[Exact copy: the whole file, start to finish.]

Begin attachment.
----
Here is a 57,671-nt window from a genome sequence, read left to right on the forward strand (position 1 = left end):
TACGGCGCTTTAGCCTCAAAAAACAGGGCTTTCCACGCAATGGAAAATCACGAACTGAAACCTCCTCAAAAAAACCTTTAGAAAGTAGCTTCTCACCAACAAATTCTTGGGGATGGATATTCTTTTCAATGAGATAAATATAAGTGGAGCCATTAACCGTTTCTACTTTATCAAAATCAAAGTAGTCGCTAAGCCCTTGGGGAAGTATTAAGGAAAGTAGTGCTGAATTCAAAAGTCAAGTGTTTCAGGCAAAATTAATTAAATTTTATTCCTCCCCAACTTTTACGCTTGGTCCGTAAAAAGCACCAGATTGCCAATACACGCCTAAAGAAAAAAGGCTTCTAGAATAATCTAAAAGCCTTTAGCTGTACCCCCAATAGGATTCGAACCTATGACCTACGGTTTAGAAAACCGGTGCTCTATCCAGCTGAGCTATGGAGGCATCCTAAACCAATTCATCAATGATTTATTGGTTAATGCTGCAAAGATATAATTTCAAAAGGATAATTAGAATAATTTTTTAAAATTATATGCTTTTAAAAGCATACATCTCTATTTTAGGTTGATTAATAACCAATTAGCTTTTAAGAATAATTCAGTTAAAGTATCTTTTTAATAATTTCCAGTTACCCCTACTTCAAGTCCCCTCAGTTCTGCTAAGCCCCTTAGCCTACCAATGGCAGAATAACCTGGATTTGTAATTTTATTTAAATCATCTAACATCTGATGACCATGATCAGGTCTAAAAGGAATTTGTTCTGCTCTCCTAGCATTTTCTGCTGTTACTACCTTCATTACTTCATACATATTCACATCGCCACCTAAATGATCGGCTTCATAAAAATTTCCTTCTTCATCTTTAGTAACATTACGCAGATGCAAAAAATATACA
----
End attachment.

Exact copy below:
Here is a 57,671-nt window from a genome sequence, read left to right on the forward strand (position 1 = left end):
TACGGCGCTTTAGCCTCAAAAAACAGGGCTTTCCACGCAATGGAAAATCACGAACTGAAACCTCCTCAAAAAAACCTTTAGAAAGTAGCTTCTCACCAACAAATTCTTGGGGATGGATATTCTTTTCAATGAGATAAATATAAGTGGAGCCATTAACCGTTTCTACTTTATCAAAATCAAAGTAGTCGCTAAGCCCTTGGGGAAGTATTAAGGAAAGTAGTGCTGAATTCAAAAGTCAAGTGTTTCAGGCAAAATTAATTAAATTTTATTCCTCCCCAACTTTTACGCTTGGTCCGTAAAAAGCACCAGATTGCCAATACACGCCTAAAGAAAAAAGGCTTCTAGAATAATCTAAAAGCCTTTAGCTGTACCCCCAATAGGATTCGAACCTATGACCTACGGTTTAGAAAACCGGTGCTCTATCCAGCTGAGCTATGGAGGCATCCTAAACCAATTCATCAATGATTTATTGGTTAATGCTGCAAAGATATAATTTCAAAAGGATAATTAGAATAATTTTTTAAAATTATATGCTTTTAAAAGCATACATCTCTATTTTAGGTTGATTAATAACCAATTAGCTTTTAAGAATAATTCAGTTAAAGTATCTTTTTAATAATTTCCAGTTACCCCTACTTCAAGTCCCCTCAGTTCTGCTAAGCCCCTTAGCCTACCAATGGCAGAATAACCTGGATTTGTAATTTTATTTAAATCATCTAACATCTGATGACCATGATCAGGTCTAAAAGGAATTTGTTCTGCTCTCCTAGCATTTTCTGCTGTTACTACCTTCATTACTTCATACATATTCACATCGCCACCTAAATGATCGGCTTCATAAAAATTTCCTTCTTCATCTTTAGTAACATTACGCAGATGCAAAAAATATACA